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This blog post will appear on a Tuesday but I am writing it on a Monday morning and so am in a post-Sunday reflective mood when it comes to preaching. I heard a good sermon yesterday morning and was even able to detail the sermon’s highlights–and several of its specific salient details–to a colleague who popped by my office an hour ago. I am glad when that happens–glad when I hear a good sermon and glad when I can remember enough of it to talk about it. But a week from now–or next month–things will have gotten a bit foggier regarding yesterday’s sermon. And there are any number of good sermons I have heard and been blessed by that . . . well, that I could not summon to mind if I tried.
I confess as a preacher who used to preach 2 new sermons just about every Sunday that come Monday or Tuesday–when I had to write down in my sermon log book what I had preached the day or two previous–sometimes it happened I’d find myself with my pen poised over the log book page and . . . nothing came to me. I could not recall the passage, I could not recall the sermon title. Sometimes I’d shake my head, let out an exasperated “Oh for Pete’s sake,” and finally dig out the bulletin to look up the sermon that I MYSELF HAD WORKED ON FOR A WEEK AND HAD PREACHED!! Now, of course, once I looked it up, it came back to me but the point is: if sometimes we preachers get foggy on what we had just done, we should not fall down in despair in case we find parishioners who forget sermons.
Some years ago at Calvin Church in Grand Rapids I preached a sermon on the sacraments from Genesis 17. As it happened, I had preached that same sermon in my previous congregation in Fremont some years before and a friend of mine–who belonged to Calvin Church–had been there the Sunday I preached it. So when, after the Calvin Church service, this friend said that sermon sounded familiar, I assured him it was because he had heard it in Fremont. “Hmmm,” he replied, “seems I heard it even more recently than that.” I assured him he hadn’t but then . . . something started to bug me. I went home. I took out the sermon log book. And as it turned out, well, I had indeed preached a version of this Genesis 17 sermon at Calvin Church only 2 years earlier. I had forgotten. But so, apparently, had everyone else as only this ONE person said it had rung any bells.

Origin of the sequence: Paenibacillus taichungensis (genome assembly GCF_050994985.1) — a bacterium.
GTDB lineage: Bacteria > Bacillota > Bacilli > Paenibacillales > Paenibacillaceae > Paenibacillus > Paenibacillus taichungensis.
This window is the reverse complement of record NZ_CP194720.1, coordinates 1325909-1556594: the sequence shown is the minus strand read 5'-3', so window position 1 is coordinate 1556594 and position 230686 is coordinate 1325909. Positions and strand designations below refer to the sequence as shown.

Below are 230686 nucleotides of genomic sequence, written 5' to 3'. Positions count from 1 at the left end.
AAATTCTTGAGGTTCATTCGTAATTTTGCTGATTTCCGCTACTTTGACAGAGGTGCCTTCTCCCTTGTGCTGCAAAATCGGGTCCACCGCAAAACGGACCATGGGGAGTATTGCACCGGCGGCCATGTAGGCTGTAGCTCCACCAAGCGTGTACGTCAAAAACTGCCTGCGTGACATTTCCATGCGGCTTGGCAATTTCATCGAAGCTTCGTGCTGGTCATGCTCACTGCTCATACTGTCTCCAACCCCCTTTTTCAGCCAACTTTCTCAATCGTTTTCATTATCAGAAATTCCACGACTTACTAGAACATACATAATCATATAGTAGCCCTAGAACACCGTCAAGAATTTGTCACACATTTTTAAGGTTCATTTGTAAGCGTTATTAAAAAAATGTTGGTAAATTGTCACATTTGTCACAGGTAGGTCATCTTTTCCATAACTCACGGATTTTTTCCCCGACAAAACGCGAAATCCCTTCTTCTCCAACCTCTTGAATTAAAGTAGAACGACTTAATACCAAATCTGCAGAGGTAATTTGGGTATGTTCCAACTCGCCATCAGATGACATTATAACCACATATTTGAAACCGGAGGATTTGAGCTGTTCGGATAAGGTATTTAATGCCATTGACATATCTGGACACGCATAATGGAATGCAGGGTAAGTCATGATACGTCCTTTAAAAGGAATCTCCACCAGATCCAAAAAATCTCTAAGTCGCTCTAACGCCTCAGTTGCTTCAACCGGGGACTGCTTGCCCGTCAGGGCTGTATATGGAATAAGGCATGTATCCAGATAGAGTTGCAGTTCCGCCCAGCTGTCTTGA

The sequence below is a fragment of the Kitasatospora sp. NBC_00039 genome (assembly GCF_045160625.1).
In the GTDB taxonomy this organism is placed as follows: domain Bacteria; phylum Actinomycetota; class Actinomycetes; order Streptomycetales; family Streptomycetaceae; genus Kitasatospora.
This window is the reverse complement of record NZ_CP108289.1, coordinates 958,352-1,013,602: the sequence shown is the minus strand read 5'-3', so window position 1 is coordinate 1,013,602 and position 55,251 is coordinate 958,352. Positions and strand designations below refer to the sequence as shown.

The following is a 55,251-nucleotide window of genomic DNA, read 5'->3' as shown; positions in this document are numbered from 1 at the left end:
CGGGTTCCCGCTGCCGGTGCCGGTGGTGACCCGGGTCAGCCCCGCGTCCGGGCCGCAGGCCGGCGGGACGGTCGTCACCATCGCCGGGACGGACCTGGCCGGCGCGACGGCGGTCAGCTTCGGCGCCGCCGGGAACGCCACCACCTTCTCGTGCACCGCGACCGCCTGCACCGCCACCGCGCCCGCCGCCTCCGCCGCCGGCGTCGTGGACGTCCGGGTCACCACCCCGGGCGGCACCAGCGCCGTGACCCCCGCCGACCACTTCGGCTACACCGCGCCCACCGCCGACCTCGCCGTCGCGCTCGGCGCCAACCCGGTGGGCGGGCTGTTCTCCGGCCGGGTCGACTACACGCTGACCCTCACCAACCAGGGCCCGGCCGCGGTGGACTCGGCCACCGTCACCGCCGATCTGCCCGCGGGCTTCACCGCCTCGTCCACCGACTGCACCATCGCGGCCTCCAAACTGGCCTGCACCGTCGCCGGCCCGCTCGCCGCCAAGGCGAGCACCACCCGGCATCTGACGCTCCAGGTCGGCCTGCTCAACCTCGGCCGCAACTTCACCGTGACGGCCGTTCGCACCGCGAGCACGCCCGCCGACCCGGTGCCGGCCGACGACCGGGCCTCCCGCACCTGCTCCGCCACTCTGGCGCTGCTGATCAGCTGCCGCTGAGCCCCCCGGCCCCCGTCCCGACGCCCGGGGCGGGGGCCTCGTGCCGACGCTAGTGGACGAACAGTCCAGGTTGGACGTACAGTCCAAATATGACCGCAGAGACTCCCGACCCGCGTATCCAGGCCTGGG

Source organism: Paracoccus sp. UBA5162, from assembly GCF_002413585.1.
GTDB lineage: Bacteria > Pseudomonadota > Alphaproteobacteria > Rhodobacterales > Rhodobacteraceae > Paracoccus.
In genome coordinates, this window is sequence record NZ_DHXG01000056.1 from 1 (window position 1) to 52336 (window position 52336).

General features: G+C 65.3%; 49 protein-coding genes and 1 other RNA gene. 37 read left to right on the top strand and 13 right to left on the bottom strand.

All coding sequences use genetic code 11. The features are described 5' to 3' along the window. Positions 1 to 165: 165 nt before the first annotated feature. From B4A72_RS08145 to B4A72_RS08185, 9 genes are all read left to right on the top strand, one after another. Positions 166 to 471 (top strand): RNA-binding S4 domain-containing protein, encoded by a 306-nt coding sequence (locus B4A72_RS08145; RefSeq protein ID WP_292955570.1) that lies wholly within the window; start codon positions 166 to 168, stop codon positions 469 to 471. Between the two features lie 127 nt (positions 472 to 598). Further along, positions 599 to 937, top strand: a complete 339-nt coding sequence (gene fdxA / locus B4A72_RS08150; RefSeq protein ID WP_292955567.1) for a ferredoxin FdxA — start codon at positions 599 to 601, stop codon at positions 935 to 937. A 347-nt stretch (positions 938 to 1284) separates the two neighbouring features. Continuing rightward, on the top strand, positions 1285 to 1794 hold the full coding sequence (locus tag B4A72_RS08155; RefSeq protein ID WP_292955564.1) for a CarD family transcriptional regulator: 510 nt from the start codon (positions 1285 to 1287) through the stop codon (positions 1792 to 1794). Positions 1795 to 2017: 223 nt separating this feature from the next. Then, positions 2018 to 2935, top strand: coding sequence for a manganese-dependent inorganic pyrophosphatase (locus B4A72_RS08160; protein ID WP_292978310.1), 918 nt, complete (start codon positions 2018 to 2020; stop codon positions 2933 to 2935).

Moreover, this was a sermon people said they liked. But then, I also had the experience of preaching a mission emphasis sermon at an evening service and it was a sermon that the head of the missions committee liked so much, he insisted that some day I preach it again but at a morning service when more people would be present. Two or three years later I did this at a morning service and this same man came up to me to compliment the sermon to the skies. “Well, that’s why you asked me to re-preach it, right?” I asked. “You’ve never preached that before” said the man (confidently) who had asked for the encore presentation!
Of course, it is also true that now and then I am taken aback by how well a given sermon stuck with someone. I’ve had people mention things to me that I cannot ever remember having said. Mostly, though, I tell my students to get used to the fact that individual sermons–yes, even the ones that go over really well–may not be remembered long.
Should preachers despair over this? Not at all. Because as much as anything, it is the overall arc of a given preacher’s sermons that over time build up a kind of happy, gracious residue in people’s souls. People learn to think like a Christian, to parse their pains and difficulties in theologically smart and biblically informed ways. Preachers who take care (as all preachers should) again and again to proclaim grace and hope and joy convey over time that grace and hope and joy are the main items of the faith. It’s not about doom-and-gloom, hellfire-and-brimstone–not firstly and not at the end of the Gospel day. It’s about noticing the marginalized, about forgiving each other again and again, about holding on to hope even when life’s dodgiest and toughest questions are staring us right in the face. It’s about resurrection and new beginnings and fresh hope all the time.
Any given sermon might teach some or all of this but it is when over many years of preaching to a congregation that all of these key sensibilities are touched upon that people start to “get it,” that the main things of the faith are not so much taught to them but caught by them.
The longest I preached in one place was Calvin Church across 12 years and about 900 sermons. I suppose I could be pretty disappointed were I to quiz any given parishioner as to the specifics of this or that sermon or sermon series. But sometimes I meet up with these people and they will say something like, “One thing I remember about your preaching is that you were a ‘grace guy.’ You always brought us back to grace and hope. I liked that.”
So do I. But it’s the Holy Spirit who does this, not the preacher. As William Willimon once noted in a lecture, every Sunday all over the world the Spirit meets the preacher just before he goes into the pulpit, grabs the sermon out of the preacher’s hands and says, “Let me see that thing, son. Well, I’ll see what I can do with it.” And every time in every church where that Spirit is blowing, that sermon wings its way into people’s hearts in about as many different ways as there are people listening.
It’s an amazing thing the Spirit does, building up a gracious residue of faith and knowledge in people one sermon at a time. The specifics may not linger. It’s the grace that sticks. Good thing, too, because in the end, it’s that grace that saves.